Bottom line? Sheep, in particular sheep kept for their fleece, are not what I’d call “profitable.” Profit would be where the outflow of cash is rather less than income from sales of fleece, yarn, or other lamb generated lucre. Thus far, as stated rather unfortunately on my Schedule F’s, outflow has exceeded income by a not inconsiderable margin.
At least as the IRS calculates it. The IRS does not count as income a mountain of rich compost which is rolled annually into the expanding vegetable garden, spread under fruit trees, and feeds the berry bushes. I closed down the freezer the other day and am now, such a luxury, eating vast quantities of last season’s berries… I put up so many berries last summer we didn’t consume them all this winter. The IRS doesn’t have a spot on the form for overproductive berry bushes created by sheep waste. Nor is there a spot for fuel savings generated by not having to mow down the fields twice a month… last summer, with fuel at $4/gallon? Those savings were more than significant.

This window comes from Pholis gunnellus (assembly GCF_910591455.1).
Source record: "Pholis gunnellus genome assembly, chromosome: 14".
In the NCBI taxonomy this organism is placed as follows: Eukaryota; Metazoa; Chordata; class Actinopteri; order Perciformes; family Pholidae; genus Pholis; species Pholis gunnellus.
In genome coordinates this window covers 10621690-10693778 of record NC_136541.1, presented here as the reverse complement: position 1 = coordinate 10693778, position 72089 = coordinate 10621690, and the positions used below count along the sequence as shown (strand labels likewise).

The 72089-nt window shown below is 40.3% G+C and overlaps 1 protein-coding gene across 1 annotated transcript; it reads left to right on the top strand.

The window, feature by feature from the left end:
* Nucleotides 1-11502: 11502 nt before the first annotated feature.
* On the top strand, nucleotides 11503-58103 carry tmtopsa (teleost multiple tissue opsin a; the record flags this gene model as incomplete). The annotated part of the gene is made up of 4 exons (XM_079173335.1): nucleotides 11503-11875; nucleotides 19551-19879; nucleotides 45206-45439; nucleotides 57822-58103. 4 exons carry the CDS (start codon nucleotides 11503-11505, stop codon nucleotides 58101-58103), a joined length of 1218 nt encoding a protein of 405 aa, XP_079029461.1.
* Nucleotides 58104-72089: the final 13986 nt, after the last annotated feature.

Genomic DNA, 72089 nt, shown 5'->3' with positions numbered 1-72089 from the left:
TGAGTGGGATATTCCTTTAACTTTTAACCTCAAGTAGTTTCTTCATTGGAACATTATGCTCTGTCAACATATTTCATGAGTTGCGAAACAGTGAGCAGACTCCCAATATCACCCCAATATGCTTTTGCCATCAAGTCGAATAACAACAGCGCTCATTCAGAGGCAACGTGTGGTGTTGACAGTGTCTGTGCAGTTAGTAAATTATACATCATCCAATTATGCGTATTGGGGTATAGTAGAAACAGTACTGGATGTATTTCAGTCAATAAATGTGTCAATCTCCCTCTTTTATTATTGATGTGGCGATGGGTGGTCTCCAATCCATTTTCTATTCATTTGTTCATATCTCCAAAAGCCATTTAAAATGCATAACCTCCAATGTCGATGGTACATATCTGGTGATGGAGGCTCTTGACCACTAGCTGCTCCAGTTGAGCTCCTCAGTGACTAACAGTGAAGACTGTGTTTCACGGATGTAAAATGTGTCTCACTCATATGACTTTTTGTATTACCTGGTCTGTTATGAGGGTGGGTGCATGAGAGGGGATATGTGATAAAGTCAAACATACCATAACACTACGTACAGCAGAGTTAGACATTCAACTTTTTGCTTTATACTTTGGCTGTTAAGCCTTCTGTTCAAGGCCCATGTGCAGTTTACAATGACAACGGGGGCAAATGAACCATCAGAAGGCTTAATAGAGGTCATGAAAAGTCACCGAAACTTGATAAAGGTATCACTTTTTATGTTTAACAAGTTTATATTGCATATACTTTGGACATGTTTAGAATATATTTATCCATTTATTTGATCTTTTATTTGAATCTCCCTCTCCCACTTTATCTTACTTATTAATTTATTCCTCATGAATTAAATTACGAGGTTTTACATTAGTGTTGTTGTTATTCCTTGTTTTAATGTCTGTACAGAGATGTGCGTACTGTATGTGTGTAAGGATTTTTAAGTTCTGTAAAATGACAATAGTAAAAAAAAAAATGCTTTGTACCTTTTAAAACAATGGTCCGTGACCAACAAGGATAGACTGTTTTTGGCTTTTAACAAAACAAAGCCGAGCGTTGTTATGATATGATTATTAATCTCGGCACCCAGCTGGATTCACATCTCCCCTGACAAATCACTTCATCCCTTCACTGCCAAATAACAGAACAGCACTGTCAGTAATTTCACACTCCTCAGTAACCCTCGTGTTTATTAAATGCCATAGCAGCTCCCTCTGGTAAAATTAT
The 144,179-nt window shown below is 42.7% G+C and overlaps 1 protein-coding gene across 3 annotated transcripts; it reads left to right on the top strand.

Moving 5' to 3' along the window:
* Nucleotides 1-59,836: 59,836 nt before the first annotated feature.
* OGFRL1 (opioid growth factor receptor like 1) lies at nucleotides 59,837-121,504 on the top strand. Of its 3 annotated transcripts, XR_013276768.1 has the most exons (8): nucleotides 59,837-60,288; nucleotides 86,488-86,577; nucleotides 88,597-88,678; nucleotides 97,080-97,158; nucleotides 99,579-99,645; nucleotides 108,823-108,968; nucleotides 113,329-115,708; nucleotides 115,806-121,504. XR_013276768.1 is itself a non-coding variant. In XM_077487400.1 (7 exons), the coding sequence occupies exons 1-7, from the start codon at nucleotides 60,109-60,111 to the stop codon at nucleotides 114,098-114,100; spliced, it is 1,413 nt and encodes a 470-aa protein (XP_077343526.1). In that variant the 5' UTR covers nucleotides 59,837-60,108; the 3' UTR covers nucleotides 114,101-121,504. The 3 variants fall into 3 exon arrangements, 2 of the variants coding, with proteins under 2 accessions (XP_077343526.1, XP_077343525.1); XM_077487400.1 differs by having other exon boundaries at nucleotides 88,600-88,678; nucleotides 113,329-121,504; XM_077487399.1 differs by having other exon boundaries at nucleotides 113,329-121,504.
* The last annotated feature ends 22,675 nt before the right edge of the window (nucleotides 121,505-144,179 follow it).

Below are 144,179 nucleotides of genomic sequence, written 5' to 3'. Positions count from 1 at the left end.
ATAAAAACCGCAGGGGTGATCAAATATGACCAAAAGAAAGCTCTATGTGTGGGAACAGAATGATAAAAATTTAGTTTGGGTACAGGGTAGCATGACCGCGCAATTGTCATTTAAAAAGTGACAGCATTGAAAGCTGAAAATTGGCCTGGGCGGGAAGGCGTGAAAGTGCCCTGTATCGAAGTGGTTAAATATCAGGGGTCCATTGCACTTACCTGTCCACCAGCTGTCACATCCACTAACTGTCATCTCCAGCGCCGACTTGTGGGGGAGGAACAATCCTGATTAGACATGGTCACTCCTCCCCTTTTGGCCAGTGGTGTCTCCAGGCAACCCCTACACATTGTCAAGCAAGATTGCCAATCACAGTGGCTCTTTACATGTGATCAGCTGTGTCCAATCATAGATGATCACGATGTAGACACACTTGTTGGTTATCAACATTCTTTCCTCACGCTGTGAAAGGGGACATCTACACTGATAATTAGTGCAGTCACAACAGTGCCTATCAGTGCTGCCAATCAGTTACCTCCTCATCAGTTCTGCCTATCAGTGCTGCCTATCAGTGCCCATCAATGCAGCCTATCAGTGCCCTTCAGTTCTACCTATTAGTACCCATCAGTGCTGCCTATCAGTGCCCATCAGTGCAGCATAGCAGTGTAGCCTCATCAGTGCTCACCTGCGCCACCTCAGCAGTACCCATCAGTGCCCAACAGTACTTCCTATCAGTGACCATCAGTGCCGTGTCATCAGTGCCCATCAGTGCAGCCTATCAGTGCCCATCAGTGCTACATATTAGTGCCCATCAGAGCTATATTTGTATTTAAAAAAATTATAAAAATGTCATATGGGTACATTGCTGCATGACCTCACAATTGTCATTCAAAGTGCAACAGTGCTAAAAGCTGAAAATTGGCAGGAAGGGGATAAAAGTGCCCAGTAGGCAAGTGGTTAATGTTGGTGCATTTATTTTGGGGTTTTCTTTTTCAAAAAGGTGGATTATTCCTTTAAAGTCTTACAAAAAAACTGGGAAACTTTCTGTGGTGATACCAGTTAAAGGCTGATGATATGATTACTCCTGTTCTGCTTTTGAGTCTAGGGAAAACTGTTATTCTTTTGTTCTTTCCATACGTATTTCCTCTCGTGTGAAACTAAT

No, the IRS expects to see cash income. Which leads us to… bunnies. Angora rabbits produce something in the neighborhood of 3 pounds a year of angora fiber. Lovely, lovely, stuff. My flock of lambs will generate about 10 pounds of Icelandic lamb fleece… nice stuff, but in New England, not remarkable. But if you add 3 pounds of angora rabbit to 10 pounds of Icelandic wool, you’ve got a 30% angora blend which is eyepoppingly marvelous.
Now, didn’t that sound sensible on paper?
Of course, we all know the real reason for getting rabbits: the 10 year old female child. Who, when consulted on bunnies lit up incandescently, as if she’d swallowed a handful of fireworks. So.. in my ongoing quest to thoroughly corrupt the child and ruin her early years with Farm Magic… I’m in the market for angora rabbits.